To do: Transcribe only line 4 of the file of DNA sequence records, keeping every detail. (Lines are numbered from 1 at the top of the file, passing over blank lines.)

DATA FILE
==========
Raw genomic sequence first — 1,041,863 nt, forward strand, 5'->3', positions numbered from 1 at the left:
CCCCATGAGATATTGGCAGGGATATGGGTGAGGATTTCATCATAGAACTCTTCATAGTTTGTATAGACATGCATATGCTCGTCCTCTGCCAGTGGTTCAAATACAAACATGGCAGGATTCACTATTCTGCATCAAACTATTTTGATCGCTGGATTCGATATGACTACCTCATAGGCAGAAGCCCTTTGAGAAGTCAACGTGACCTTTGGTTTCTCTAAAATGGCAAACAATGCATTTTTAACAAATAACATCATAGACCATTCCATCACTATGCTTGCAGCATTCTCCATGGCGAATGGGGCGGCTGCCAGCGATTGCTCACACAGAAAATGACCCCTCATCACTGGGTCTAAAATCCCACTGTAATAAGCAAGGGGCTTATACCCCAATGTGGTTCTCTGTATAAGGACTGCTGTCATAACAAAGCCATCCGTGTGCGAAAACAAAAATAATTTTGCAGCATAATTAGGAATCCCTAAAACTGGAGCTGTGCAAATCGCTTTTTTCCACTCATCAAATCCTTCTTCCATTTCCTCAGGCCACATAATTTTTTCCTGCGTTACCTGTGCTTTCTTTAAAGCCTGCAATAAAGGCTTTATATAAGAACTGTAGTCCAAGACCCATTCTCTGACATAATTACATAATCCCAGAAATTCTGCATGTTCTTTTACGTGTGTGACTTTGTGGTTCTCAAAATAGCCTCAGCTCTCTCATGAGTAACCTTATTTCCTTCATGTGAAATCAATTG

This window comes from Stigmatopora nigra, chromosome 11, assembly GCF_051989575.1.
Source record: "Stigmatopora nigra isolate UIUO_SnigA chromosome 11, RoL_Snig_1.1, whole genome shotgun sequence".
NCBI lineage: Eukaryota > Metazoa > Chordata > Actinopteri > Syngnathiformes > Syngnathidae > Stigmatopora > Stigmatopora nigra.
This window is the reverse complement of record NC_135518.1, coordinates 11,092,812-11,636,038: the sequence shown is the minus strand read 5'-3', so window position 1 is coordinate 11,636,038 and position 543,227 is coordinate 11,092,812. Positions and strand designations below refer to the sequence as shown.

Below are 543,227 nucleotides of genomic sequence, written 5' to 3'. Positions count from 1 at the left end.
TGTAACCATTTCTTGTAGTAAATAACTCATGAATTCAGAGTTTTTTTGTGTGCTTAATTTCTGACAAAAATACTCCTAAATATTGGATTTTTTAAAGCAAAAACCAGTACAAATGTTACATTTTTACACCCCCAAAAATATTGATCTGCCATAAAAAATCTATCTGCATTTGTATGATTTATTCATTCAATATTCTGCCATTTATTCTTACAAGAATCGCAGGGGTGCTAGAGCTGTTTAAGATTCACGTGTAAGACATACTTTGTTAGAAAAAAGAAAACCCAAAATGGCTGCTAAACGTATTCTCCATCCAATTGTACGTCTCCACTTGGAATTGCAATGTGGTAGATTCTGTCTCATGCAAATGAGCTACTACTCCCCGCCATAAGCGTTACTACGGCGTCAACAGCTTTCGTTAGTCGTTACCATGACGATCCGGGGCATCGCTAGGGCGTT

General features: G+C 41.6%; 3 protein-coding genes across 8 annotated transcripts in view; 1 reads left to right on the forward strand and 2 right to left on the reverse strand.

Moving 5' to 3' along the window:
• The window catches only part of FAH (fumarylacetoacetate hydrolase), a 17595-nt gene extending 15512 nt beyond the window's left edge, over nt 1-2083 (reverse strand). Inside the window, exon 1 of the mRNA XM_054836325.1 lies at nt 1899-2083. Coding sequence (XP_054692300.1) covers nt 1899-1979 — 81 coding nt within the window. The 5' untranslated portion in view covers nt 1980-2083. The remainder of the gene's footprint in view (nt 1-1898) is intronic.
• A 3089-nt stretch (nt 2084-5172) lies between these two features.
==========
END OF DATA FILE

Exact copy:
Source record: "Stigmatopora nigra isolate UIUO_SnigA chromosome 11, RoL_Snig_1.1, whole genome shotgun sequence".